Thursday, October 27, 2005

What do you know? More comics you should own!

In case you have some free time, you can check out my latest column over at Buzzscope. It's all about Batman 452-454 by Peter Milligan, Kieron Dwyer, and Dennis Janke - the three-part Riddler story "Dark Knight, Dark City." Read it here. Do I really need to convince you read it? It's Milligan, for crying out loud, and not crappy-Elektra Milligan, either!


Anonymous dj anderson said...

It DOES seem like Milligan has an evil twin sometimes, doesn't it? What's the deal with that?

10/27/2005 07:19:00 PM  
Anonymous Anonymous said...

Milligan's just wacky that way. He may be the most problematic writer in comics today. When he has no real interest in a work (ELEKTRA, per exemplum) the outcome is awful, of course; yet even within those work that obviously engage him (i.e. SHADE, X-STATIX, HUMAN TARGET) you'll find patches between the brilliance that compell the reader to grimace and look away (ENIGMA being the exception that seems to prove the rule).

But during those moments when he's on, I find myself forgiving him all those faults. He can be that good.


10/27/2005 07:47:00 PM  
Anonymous Alex_W said...

Sounds awesome, and I just found someone selling all three issues on ebay in the UK for £1.95!

10/27/2005 09:53:00 PM  
Blogger Bill Reed said...

Peter Milligan is one of my favorite writers. You know, when he's good. When he's doing it for the checks, he's crap.

His Batman was excellent. I've only got part two of Dark Knight Dark City, but I've read other classics like "Library of Souls," "The Executioner Wore Stiletto Heels," and my personal favorite, "The Hungry Grass."

Oh, and he did the Idiot Root, didn't he? Have to track down the rest of those, too...

Now if they put Milligan back on a Batbook and had Norm Breyfogle draw it, I might just die.

10/27/2005 11:18:00 PM  
Blogger T. said...

Was "The Hungry Grass" the story he did with Aparo? With the grass that caused events to be re-enacted? I loved that one!

10/28/2005 01:49:00 AM  
Anonymous Mike Loughlin said...

Along with Peter David' & Dale Keown's Hulk, "Dark Knight, Dark City" got me to become a regular comic book reader at age 12.

The Riddler was my favorite villain on the Adam West show. I had just seen the Tim Burton movie. The Mike Mignola covers were awesome.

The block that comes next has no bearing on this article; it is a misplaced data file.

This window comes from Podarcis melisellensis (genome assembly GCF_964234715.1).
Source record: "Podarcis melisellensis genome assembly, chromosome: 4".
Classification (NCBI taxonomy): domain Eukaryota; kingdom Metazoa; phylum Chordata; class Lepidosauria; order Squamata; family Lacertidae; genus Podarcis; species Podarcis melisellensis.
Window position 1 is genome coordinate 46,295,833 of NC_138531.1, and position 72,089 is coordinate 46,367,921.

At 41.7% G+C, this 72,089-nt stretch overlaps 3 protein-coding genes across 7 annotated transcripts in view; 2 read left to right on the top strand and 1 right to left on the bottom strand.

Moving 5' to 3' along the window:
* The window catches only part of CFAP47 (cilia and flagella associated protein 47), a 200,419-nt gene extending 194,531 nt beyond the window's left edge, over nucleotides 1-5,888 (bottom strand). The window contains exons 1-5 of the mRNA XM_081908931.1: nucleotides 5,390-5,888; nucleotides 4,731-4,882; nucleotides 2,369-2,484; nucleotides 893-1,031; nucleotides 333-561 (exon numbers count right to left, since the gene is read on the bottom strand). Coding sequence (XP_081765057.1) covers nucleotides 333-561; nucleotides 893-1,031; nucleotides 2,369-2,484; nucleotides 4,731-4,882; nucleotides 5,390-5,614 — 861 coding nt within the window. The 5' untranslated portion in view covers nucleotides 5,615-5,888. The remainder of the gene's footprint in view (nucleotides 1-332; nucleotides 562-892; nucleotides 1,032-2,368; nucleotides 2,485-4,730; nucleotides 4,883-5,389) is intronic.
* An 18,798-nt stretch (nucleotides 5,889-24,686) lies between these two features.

At 12, I would not have been interested in a Batman story if it wasn't "dark," and "DK,DC" delivered dark in spades. When Batman had to perform that trachaeotomy on the baby, and found out why the Riddler was acting so out of character... brrr.

I didn't buy Batman regularly (the art of Jim Lee, Keown, and the rest of the soon-tobe Image crew drew my interest away from less flashy artists like Dwyer), as my budget was limited to my allowance, but that first Batman story made me think comics could be "cool." (The folly of youth!)

10/28/2005 08:38:00 AM  
Blogger Greg said...

Yes, T., that's the one you're thinking of. He did about five issues of Detective, all of which are very weird. He also did The Idiot Root, which I considered writing about, but it's not his best work.

10/28/2005 10:24:00 AM  
Blogger Chris Arndt said...

No. People should not own those comic books.

Riddler suffocating babies?

Batman cutting open said babies for demon rituals?

blech. I wish those comics had never been published, let alone ending up in my collection.

10/28/2005 10:33:00 AM  
Blogger Matthew Spatola said...

This was a great story. To me Milligan is always hit or miss. Great blog by the way!

10/28/2005 11:38:00 AM  
Blogger Greg said...

But Chris, is it better to have the Riddler act completely out of character and just chalk it up to "he's insane" (which he never has been, in my opinion), which I believe was the justification for Loeb treating him so poorly in "Hush" (I could be wrong - I've tried to blot those issues from my memory), or to have him act completely out of character and even his henchmen wonder what's wrong with him? When you're starting to freak out hardened criminals, then you know something weird is going on.

And I hardly think Batman giving a baby an emergency tracheotomy to save its life constitutes "cutting it open." Sure, he made a cut, but he didn't gut the girl. I like that Batman better than the one who almost bludgeoned the Joker to death (even though the Joker had it coming) because it's a Batman who is saving lives, not (almost) taking them.

10/28/2005 03:26:00 PM  
Anonymous Charlie Anders said...

I was so sad when I realized all batman comics weren't as good as the ones written by Milligan.

10/29/2005 04:52:00 AM  
Anonymous Colin said...

I bought these issues when i was 10, because i had a mad on for the riddler during he animated series where they drew him really suave.

I enjoyed them, but the paper stank, on the other hand, i didn't think it was a very good riddler story, they gave it a mention pre knightfall when he got injected with venom (i recently discovered the cover to that by was Charest, too bad he pissed off to do european comics)

The Gaiman Origin story captured him the best.

10/31/2005 07:54:00 AM  
Blogger Greg said...

Colin - you're right - the Gaiman origin story was brilliant.

10/31/2005 12:28:00 PM  
Anonymous Kiel Phegley said...

God, I loved that story. When I bought it at the 7 Eleven in Elementary School, the scene with the baby tracheotomy completely freaked me out, but I think what struck me more was that after Batman got the ball out, he was very "coochy coochy koo!" with the little one. We never get to see Batman smile anymore.

10/31/2005 04:06:00 PM  
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